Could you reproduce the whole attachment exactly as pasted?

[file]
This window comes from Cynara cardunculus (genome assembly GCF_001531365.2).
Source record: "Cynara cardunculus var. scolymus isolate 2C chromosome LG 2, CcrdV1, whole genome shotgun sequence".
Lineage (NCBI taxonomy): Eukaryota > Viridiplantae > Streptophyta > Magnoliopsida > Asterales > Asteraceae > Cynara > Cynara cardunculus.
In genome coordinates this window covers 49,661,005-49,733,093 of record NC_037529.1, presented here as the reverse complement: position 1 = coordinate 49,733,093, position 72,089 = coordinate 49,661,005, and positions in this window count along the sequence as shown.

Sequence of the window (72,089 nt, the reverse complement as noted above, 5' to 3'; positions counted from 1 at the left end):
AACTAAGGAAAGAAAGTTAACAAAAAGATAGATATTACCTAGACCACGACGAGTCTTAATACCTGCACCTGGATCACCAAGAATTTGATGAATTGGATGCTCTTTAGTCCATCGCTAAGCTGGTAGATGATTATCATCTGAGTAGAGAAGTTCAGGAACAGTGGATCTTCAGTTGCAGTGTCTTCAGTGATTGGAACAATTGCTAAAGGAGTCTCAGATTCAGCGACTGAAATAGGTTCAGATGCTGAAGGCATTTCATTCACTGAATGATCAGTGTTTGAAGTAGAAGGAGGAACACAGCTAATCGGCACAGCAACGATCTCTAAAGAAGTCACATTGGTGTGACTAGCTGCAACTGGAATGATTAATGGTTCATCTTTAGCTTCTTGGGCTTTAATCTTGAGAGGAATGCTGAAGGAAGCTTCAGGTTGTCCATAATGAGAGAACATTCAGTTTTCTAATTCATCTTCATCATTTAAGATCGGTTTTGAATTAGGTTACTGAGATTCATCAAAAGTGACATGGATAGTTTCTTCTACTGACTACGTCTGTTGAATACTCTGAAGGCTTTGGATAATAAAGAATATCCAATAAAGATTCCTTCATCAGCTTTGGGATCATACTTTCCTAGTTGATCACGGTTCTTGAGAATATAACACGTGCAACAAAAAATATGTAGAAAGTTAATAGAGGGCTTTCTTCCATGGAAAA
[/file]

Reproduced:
This window comes from Cynara cardunculus (genome assembly GCF_001531365.2).
Source record: "Cynara cardunculus var. scolymus isolate 2C chromosome LG 2, CcrdV1, whole genome shotgun sequence".
Lineage (NCBI taxonomy): Eukaryota > Viridiplantae > Streptophyta > Magnoliopsida > Asterales > Asteraceae > Cynara > Cynara cardunculus.
In genome coordinates this window covers 49,661,005-49,733,093 of record NC_037529.1, presented here as the reverse complement: position 1 = coordinate 49,733,093, position 72,089 = coordinate 49,661,005, and positions in this window count along the sequence as shown.

Sequence of the window (72,089 nt, the reverse complement as noted above, 5' to 3'; positions counted from 1 at the left end):
AACTAAGGAAAGAAAGTTAACAAAAAGATAGATATTACCTAGACCACGACGAGTCTTAATACCTGCACCTGGATCACCAAGAATTTGATGAATTGGATGCTCTTTAGTCCATCGCTAAGCTGGTAGATGATTATCATCTGAGTAGAGAAGTTCAGGAACAGTGGATCTTCAGTTGCAGTGTCTTCAGTGATTGGAACAATTGCTAAAGGAGTCTCAGATTCAGCGACTGAAATAGGTTCAGATGCTGAAGGCATTTCATTCACTGAATGATCAGTGTTTGAAGTAGAAGGAGGAACACAGCTAATCGGCACAGCAACGATCTCTAAAGAAGTCACATTGGTGTGACTAGCTGCAACTGGAATGATTAATGGTTCATCTTTAGCTTCTTGGGCTTTAATCTTGAGAGGAATGCTGAAGGAAGCTTCAGGTTGTCCATAATGAGAGAACATTCAGTTTTCTAATTCATCTTCATCATTTAAGATCGGTTTTGAATTAGGTTACTGAGATTCATCAAAAGTGACATGGATAGTTTCTTCTACTGACTACGTCTGTTGAATACTCTGAAGGCTTTGGATAATAAAGAATATCCAATAAAGATTCCTTCATCAGCTTTGGGATCATACTTTCCTAGTTGATCACGGTTCTTGAGAATATAACACGTGCAACAAAAAATATGTAGAAAGTTAATAGAGGGCTTTCTTCCATGGAAAA